Lazy jacks are a great way to control your main sail as it comes down, but they can also be a real frustration when raising it as the battens catch on them and it’s this up-and-down raise-and-lower the sail just a few inches and try to time it just right so they don’t.
There’s usually a bit of “discussion” between the person raising the sail and the one at the helm along the lines of “would you PLEASE hold the boat directly into the wind so I can get this sail up?” We won’t repeat what the person at the helm may be saying. For that reason, lots of people hate lazy jacks.
And I know a number of people who don’t want a stack pack system because it combines a sail cover and lazy jacks into one package.
A quick bit of rigging, however, will make lazy jacks simple to use when raising the main. The secret is having two small blocks on the mast that the lazy jacks go through, then back down to about boom height with a long tail on the line. That way, you can move the lazy jacks out of the way when raising the sail (and eliminate the chafe on the sail when sailing) but still have them when you drop the main.
It’s easier to show in pictures, so here goes.
Our system – I’ve drawn the lines and blocks in as they didn’t show up well.
To raise the main, you release each lazy jack where it’s cleated on the mast, pull the two lines that are attached to the boom forward, and hook them on the reef hooks or the cleats that the lazy jacks are on. Then tighten up the lazy jack lines. The lazy jacks now form a reverse “L” going along the boom and up the mast.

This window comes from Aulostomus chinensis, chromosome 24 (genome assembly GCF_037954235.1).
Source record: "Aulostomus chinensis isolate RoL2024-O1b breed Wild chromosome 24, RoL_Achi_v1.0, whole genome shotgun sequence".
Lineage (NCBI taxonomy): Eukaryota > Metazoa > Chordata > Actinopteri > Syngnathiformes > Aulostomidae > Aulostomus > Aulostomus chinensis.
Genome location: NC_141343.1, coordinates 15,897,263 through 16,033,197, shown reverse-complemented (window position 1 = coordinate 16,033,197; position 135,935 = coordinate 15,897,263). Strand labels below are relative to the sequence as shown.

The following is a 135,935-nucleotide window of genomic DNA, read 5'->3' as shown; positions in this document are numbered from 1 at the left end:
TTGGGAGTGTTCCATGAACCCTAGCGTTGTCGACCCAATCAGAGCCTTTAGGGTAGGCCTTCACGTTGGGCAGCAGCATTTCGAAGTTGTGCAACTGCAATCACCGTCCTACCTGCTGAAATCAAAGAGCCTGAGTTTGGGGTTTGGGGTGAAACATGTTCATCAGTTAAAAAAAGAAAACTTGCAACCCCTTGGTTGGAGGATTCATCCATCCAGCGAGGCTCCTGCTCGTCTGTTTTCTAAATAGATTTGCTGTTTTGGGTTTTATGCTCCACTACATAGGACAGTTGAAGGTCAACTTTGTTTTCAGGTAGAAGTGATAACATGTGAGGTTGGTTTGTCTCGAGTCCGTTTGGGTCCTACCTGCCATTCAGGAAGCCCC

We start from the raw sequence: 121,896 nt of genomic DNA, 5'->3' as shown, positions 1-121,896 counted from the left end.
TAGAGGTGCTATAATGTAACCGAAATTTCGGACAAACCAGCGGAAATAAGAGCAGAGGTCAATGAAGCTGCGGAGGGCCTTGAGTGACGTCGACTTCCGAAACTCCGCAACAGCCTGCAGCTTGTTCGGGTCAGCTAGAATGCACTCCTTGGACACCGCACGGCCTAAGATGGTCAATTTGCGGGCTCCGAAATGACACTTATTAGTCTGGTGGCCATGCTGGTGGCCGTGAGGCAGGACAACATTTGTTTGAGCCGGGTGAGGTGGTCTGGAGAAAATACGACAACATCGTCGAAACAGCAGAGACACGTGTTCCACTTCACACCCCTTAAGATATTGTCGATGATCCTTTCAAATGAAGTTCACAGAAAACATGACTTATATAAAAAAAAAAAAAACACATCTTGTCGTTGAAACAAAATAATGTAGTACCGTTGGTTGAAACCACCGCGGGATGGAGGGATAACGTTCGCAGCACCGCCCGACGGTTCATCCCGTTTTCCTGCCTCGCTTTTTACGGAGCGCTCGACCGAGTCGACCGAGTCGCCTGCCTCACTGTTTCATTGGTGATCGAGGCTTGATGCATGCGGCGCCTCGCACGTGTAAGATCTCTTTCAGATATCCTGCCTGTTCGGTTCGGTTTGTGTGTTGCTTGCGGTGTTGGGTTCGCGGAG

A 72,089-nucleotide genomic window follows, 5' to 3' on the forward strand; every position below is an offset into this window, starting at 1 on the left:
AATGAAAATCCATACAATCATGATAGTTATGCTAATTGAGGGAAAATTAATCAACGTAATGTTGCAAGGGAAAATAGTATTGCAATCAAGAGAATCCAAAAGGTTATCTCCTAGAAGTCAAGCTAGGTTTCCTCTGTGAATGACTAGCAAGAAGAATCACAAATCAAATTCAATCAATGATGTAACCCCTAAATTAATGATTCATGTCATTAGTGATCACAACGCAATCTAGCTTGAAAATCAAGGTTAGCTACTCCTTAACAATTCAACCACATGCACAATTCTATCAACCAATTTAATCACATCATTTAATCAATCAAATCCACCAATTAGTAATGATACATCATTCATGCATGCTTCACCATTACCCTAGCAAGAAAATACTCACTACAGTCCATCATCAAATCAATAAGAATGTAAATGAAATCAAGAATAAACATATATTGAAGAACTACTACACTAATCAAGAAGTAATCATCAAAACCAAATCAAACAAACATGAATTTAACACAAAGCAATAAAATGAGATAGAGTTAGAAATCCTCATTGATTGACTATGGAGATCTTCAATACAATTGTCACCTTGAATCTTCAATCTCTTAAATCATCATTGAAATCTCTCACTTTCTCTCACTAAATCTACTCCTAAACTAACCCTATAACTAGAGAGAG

Now, with the lazy jacks out of the way, you can easily raise the main.
While sailing, we leave the lazy jacks hooked on the mast cleats as that way they don’t chafe on the main.
Then, when it’s time to take the main down, we unhook the lazy jacks and tighten them up to catch the main.
In light air, we can even take the main down without turning into the wind as the lazy jacks nicely corral the sail as it comes down.
It almost flakes itself – a little bit of adjustment and it’s ready for the sail cover.
This system works equally well with a stack pack and/or lazy jacks that have three or four attachment points on the boom. We had a stack pack and lazy jacks with four boom (or stack pack, really) attachments on our previous boat (a Tayana 37 with a much larger main sail) and it worked perfectly.
Barefoot Gal had lazy jacks when we bought her, but they were terminated at the mast above the first spreaders. No line back down to deck level. Yes, it drove us nuts. But thanks to whoever had rigged Que Tal those many years ago, we knew exactly how to fix it.
There were already pad eyes on the mast where the lazy jacks were terminated, so all we had to do was put a small block (sized for the lazy jack line) on the pad eye and then get longer lines to go from the lower blocks up to the mast blocks and then back down. These lines will be longer than you think since you have to be able to lead the lazy jacks forward and still cleat them off – when buying the line, it’s best to err on the side of getting them too long and later cutting a bit off.We also had to add small cleats on the mast – we used inexpensive ones as there is very little load. The whole job took about two hours, including going up the mast to attach the blocks (if the pad eyes hadn’t been there, it would have taken another half hour or so). Total cost for 2 blocks, line and 2 cleats was just under $100.
A few tips:
- Use some seizing wire or a cable tie to seize the pins on the shackles that are attached to the mast.
- When screwing the pad eyes and cleats to the mast, use a bit of Tef-Gel on the stainless screws going into the aluminum mast. Use machine screws and tap the holes. If you prefer, you can use rivets on the pad eyes.